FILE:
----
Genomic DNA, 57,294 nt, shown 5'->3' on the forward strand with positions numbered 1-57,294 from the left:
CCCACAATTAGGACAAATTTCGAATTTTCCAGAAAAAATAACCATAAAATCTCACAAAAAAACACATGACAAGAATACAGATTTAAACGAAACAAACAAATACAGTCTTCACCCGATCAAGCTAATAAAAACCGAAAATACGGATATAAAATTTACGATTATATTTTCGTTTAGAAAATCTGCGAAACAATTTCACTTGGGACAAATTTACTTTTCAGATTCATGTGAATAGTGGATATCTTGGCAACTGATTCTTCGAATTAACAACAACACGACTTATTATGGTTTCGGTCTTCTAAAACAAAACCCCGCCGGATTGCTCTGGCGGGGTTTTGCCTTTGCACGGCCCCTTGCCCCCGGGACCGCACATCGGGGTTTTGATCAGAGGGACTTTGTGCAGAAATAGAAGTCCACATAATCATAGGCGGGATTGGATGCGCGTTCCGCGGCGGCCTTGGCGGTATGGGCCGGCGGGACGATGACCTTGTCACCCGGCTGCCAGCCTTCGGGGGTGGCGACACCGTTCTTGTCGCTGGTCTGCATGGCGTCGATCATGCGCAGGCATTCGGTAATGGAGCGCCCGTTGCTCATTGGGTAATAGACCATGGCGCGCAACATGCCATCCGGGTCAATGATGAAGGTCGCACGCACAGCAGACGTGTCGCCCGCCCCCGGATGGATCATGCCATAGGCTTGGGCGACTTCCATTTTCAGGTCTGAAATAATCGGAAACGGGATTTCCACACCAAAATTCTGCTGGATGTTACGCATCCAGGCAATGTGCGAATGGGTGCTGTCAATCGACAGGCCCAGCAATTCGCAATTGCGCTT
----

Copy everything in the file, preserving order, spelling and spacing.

Genomic DNA, 57,294 nt, shown 5'->3' on the forward strand with positions numbered 1-57,294 from the left:
CCCACAATTAGGACAAATTTCGAATTTTCCAGAAAAAATAACCATAAAATCTCACAAAAAAACACATGACAAGAATACAGATTTAAACGAAACAAACAAATACAGTCTTCACCCGATCAAGCTAATAAAAACCGAAAATACGGATATAAAATTTACGATTATATTTTCGTTTAGAAAATCTGCGAAACAATTTCACTTGGGACAAATTTACTTTTCAGATTCATGTGAATAGTGGATATCTTGGCAACTGATTCTTCGAATTAACAACAACACGACTTATTATGGTTTCGGTCTTCTAAAACAAAACCCCGCCGGATTGCTCTGGCGGGGTTTTGCCTTTGCACGGCCCCTTGCCCCCGGGACCGCACATCGGGGTTTTGATCAGAGGGACTTTGTGCAGAAATAGAAGTCCACATAATCATAGGCGGGATTGGATGCGCGTTCCGCGGCGGCCTTGGCGGTATGGGCCGGCGGGACGATGACCTTGTCACCCGGCTGCCAGCCTTCGGGGGTGGCGACACCGTTCTTGTCGCTGGTCTGCATGGCGTCGATCATGCGCAGGCATTCGGTAATGGAGCGCCCGTTGCTCATTGGGTAATAGACCATGGCGCGCAACATGCCATCCGGGTCAATGATGAAGGTCGCACGCACAGCAGACGTGTCGCCCGCCCCCGGATGGATCATGCCATAGGCTTGGGCGACTTCCATTTTCAGGTCTGAAATAATCGGAAACGGGATTTCCACACCAAAATTCTGCTGGATGTTACGCATCCAGGCAATGTGCGAATGGGTGCTGTCAATCGACAGGCCCAGCAATTCGCAATTGCGCTT